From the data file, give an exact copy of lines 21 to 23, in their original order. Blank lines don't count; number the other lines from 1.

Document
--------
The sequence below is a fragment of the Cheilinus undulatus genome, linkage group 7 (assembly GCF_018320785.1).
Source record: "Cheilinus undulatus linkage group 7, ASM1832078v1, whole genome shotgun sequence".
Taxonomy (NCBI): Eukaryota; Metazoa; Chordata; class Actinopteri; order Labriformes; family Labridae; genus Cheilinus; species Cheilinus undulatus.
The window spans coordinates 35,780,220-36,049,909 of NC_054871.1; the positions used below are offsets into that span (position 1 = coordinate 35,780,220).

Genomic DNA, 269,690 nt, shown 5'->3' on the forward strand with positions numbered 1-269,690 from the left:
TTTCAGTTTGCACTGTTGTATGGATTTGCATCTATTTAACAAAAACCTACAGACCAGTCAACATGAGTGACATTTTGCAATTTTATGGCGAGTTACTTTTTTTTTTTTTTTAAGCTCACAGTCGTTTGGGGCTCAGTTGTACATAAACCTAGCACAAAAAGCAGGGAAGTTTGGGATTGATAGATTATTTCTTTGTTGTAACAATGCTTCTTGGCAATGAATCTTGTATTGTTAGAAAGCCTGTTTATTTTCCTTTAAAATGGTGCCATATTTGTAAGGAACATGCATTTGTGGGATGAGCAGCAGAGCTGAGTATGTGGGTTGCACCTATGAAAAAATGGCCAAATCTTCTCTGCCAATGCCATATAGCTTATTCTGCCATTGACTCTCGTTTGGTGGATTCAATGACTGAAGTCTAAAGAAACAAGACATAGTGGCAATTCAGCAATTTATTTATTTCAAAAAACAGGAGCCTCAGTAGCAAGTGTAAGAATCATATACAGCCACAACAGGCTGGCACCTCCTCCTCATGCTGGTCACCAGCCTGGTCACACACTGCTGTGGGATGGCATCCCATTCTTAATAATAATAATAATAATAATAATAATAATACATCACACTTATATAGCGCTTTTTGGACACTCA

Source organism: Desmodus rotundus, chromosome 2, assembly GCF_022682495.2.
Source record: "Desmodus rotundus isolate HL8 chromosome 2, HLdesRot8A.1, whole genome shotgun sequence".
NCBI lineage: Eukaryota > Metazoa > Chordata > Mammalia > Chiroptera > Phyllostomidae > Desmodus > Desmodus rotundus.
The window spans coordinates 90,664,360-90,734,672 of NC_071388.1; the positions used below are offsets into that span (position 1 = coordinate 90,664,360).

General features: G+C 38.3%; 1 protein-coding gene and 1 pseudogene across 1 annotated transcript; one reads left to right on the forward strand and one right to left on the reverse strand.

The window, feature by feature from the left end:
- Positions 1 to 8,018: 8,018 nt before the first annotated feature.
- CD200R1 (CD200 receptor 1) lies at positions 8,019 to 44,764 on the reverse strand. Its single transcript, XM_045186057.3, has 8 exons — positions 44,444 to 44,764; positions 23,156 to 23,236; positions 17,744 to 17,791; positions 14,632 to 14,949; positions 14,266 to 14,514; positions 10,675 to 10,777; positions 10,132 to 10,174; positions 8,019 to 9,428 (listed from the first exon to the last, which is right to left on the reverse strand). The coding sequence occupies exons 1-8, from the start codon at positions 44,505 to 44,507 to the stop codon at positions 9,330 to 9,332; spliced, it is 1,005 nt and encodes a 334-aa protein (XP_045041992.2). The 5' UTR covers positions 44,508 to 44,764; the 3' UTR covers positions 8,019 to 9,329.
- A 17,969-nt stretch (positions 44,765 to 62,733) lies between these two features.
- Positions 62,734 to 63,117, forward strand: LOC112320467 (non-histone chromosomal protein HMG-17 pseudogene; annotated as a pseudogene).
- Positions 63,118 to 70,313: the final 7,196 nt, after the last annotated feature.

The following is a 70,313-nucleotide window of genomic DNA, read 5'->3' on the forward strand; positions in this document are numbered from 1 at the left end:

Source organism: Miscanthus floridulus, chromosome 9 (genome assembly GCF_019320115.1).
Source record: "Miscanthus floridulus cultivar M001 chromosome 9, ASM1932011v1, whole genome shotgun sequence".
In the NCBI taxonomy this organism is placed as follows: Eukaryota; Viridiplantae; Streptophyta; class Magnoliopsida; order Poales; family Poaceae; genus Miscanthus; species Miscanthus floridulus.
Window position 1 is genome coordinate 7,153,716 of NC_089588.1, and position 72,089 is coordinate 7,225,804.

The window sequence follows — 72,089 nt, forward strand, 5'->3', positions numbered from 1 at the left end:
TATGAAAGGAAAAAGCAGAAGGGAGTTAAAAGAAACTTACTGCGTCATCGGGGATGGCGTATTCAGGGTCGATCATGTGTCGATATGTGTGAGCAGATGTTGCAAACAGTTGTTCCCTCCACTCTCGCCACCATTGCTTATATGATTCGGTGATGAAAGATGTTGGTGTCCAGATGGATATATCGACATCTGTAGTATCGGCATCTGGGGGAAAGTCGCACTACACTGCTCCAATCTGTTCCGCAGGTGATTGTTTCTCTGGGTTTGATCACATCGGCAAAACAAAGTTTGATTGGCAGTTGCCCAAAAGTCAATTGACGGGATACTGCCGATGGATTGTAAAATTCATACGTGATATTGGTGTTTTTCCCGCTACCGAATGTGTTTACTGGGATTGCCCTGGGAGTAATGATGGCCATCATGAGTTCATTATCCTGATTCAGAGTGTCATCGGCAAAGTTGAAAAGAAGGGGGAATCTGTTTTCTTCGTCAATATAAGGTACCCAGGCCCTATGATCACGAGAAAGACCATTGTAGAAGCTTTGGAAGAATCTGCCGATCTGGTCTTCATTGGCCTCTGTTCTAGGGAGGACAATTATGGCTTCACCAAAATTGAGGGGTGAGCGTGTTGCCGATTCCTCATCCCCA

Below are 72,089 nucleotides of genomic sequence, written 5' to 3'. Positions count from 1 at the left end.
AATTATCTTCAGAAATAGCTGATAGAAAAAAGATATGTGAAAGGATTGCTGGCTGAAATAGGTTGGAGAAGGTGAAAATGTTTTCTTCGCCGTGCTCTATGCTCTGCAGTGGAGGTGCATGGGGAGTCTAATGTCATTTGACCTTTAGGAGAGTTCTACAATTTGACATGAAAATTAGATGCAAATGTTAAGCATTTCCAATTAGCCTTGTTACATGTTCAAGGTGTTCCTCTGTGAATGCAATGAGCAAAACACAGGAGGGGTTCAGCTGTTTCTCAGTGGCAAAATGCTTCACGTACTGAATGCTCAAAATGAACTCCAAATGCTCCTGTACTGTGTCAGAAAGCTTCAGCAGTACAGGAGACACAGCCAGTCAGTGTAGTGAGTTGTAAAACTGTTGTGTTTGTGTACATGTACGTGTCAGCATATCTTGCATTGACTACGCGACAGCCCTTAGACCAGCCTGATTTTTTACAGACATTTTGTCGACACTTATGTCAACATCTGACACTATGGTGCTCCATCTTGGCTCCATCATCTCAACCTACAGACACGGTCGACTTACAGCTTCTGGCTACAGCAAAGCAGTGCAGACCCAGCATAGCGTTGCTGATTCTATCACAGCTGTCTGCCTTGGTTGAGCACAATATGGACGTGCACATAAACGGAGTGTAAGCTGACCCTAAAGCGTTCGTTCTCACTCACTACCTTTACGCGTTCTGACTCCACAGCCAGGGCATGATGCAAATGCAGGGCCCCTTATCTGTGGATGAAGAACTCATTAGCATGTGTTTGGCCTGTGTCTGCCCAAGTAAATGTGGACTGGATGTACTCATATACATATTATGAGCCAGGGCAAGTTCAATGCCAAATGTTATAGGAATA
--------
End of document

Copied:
In the NCBI taxonomy this organism is placed as follows: Eukaryota; Viridiplantae; Streptophyta; class Magnoliopsida; order Poales; family Poaceae; genus Miscanthus; species Miscanthus floridulus.
Window position 1 is genome coordinate 7,153,716 of NC_089588.1, and position 72,089 is coordinate 7,225,804.

The window sequence follows — 72,089 nt, forward strand, 5'->3', positions numbered from 1 at the left end: